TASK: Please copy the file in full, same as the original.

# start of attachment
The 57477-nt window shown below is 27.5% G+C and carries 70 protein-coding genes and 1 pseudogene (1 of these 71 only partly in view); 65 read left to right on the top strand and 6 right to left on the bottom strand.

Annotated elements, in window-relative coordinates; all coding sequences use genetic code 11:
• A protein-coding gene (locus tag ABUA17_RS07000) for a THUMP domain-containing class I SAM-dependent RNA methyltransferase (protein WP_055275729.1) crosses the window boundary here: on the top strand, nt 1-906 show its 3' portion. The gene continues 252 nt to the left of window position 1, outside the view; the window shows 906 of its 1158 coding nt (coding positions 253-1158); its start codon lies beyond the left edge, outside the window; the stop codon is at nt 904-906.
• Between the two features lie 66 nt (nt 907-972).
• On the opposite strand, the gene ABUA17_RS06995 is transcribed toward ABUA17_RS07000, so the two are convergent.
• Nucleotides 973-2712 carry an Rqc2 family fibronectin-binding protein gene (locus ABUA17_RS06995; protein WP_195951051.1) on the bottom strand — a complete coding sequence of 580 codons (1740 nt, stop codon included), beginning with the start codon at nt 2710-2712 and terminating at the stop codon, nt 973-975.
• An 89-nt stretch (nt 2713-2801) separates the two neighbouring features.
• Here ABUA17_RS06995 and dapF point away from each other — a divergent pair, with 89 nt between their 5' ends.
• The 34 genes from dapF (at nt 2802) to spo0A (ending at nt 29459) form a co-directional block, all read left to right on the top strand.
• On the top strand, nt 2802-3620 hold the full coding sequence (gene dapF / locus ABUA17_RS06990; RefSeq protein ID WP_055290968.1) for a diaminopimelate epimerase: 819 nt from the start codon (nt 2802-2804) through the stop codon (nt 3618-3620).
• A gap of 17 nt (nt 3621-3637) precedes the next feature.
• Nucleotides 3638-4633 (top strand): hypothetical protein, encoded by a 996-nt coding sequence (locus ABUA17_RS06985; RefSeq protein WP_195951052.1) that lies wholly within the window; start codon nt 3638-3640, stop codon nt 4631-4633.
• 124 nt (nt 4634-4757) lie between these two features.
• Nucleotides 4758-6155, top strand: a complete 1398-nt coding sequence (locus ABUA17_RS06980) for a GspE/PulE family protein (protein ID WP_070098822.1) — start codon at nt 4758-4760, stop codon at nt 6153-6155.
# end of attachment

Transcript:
The 57477-nt window shown below is 27.5% G+C and carries 70 protein-coding genes and 1 pseudogene (1 of these 71 only partly in view); 65 read left to right on the top strand and 6 right to left on the bottom strand.

Annotated elements, in window-relative coordinates; all coding sequences use genetic code 11:
• A protein-coding gene (locus tag ABUA17_RS07000) for a THUMP domain-containing class I SAM-dependent RNA methyltransferase (protein WP_055275729.1) crosses the window boundary here: on the top strand, nt 1-906 show its 3' portion. The gene continues 252 nt to the left of window position 1, outside the view; the window shows 906 of its 1158 coding nt (coding positions 253-1158); its start codon lies beyond the left edge, outside the window; the stop codon is at nt 904-906.
• Between the two features lie 66 nt (nt 907-972).
• On the opposite strand, the gene ABUA17_RS06995 is transcribed toward ABUA17_RS07000, so the two are convergent.
• Nucleotides 973-2712 carry an Rqc2 family fibronectin-binding protein gene (locus ABUA17_RS06995; protein WP_195951051.1) on the bottom strand — a complete coding sequence of 580 codons (1740 nt, stop codon included), beginning with the start codon at nt 2710-2712 and terminating at the stop codon, nt 973-975.
• An 89-nt stretch (nt 2713-2801) separates the two neighbouring features.
• Here ABUA17_RS06995 and dapF point away from each other — a divergent pair, with 89 nt between their 5' ends.
• The 34 genes from dapF (at nt 2802) to spo0A (ending at nt 29459) form a co-directional block, all read left to right on the top strand.
• On the top strand, nt 2802-3620 hold the full coding sequence (gene dapF / locus ABUA17_RS06990; RefSeq protein ID WP_055290968.1) for a diaminopimelate epimerase: 819 nt from the start codon (nt 2802-2804) through the stop codon (nt 3618-3620).
• A gap of 17 nt (nt 3621-3637) precedes the next feature.
• Nucleotides 3638-4633 (top strand): hypothetical protein, encoded by a 996-nt coding sequence (locus ABUA17_RS06985; RefSeq protein WP_195951052.1) that lies wholly within the window; start codon nt 3638-3640, stop codon nt 4631-4633.
• 124 nt (nt 4634-4757) lie between these two features.
• Nucleotides 4758-6155, top strand: a complete 1398-nt coding sequence (locus ABUA17_RS06980) for a GspE/PulE family protein (protein ID WP_070098822.1) — start codon at nt 4758-4760, stop codon at nt 6153-6155.